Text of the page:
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Another View: State Legislature gets it right by continuing exemption for select colleges

MTI College, a single-campus postsecondary educational institution in Sacramento, has been successfully training its students and placing them in jobs for nearly 50 years. No one disagrees that MTI’s track record shows exemplary student outcomes, with annual student placement rates consistently exceeding 90 percent. With tuition rates lower than those offered by similar institutions for the same programs, MTI has provided great value for its students, the Sacramento community and the state of California.

Already regulated by the federal Department of Education and subject to oversight by the Western Association of Schools & Colleges, its accrediting body, MTI has been allowed an exemption from the duplicative and burdensome regulations overseen by the California Bureau for Private Postsecondary Education. In MTI’s case, it is a well-earned exemption that allows the institution to focus on what it does best: training its students for successful careers.

Recent legislation by Sen. Ted Lieu, Senate Bill 1247, initially required MTI College to give up its exemption from oversight by the bureau, but only if it wanted to continue accepting educational benefits for veterans enrolled in its programs. Founded by a veteran and having successfully provided training to many veterans over the years, MTI would have been forced to choose between retaining its exemption from an additional layer of bureaucracy or continuing to serve its student veterans.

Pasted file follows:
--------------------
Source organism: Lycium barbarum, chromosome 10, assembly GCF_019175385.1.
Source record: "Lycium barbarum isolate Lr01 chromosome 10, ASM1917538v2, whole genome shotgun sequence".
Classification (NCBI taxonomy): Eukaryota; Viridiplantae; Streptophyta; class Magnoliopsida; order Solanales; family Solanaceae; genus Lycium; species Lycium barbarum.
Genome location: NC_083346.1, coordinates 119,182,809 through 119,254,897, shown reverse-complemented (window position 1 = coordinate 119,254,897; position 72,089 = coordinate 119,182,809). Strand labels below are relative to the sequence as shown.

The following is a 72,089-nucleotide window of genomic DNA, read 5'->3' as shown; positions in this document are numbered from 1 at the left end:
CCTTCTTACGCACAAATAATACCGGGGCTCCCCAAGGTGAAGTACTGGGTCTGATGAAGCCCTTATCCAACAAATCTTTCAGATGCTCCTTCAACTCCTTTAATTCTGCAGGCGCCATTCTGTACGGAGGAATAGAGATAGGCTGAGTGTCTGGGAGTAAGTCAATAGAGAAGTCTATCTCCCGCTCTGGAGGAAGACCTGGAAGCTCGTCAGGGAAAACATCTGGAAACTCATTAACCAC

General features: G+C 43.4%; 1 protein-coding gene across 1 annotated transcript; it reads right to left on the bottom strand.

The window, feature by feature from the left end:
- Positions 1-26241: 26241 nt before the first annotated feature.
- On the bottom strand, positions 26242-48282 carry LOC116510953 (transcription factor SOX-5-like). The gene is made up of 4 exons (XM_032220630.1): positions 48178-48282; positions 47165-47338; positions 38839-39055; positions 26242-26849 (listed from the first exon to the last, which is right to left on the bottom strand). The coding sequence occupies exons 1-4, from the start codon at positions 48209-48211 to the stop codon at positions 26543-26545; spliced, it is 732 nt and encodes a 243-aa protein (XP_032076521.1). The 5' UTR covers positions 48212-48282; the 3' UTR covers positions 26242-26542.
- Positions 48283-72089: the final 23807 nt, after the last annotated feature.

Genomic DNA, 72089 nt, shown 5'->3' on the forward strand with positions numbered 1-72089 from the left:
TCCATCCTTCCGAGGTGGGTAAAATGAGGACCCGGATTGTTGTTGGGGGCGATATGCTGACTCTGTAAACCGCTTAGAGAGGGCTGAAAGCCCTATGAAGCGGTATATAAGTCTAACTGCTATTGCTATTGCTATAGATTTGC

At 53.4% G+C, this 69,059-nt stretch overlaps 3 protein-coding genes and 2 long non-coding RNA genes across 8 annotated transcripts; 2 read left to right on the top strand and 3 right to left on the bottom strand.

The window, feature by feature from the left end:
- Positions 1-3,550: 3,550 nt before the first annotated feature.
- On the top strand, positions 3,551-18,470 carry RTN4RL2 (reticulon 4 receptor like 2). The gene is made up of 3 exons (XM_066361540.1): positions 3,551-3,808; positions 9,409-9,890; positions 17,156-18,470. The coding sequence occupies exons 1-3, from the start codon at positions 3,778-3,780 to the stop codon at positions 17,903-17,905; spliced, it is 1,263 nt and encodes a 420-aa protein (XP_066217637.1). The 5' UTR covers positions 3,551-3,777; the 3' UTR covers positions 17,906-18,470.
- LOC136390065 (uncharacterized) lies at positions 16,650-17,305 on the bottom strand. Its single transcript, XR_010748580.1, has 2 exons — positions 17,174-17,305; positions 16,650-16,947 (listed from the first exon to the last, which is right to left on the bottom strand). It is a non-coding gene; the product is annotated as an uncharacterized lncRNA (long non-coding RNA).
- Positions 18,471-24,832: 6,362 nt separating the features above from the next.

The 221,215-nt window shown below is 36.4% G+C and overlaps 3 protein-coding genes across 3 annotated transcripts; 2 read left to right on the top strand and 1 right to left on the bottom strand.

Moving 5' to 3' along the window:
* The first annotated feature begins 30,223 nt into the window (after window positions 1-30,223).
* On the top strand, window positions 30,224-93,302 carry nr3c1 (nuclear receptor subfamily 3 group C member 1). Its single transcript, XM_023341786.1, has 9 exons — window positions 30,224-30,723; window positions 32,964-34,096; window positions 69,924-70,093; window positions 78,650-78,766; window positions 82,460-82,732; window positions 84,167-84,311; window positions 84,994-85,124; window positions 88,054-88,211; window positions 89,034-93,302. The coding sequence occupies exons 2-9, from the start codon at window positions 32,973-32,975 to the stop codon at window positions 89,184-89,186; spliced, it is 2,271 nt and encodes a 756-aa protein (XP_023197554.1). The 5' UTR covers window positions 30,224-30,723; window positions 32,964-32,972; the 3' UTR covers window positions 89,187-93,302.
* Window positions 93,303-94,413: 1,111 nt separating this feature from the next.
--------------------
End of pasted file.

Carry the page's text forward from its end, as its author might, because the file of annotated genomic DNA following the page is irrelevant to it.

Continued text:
Since this did not make sense, an amendment to the legislation was requested to allow colleges that meet more rigorous standards than the bureau imposes to retain their exemptions, even as they continue to accept veterans using their educational benefits.

As outlined in a Sacramento Bee editorial, “Senator is offended by his own measure” (Sept. 2), the amendment that was added to the legislation contained 13 conditions that do raise the bar by being more difficult to meet than any the bureau would impose. That is why so few other institutions meet the criteria, although, contrary to what was stated in The Bee’s editorial, MTI is not the only California institution that meets the requirements.

As opposed to the conclusion seemingly reached by The Bee’s editorial board, it appears wisdom prevailed in allowing the continued exemption for select institutions. California is often criticized for its over-regulated business environment. This time the members of the Legislature and their staff got it right in allowing the state’s best for-profit colleges to continue serving veterans while continuing to retain their exemption from the unnecessary, burdensome oversight of the bureau.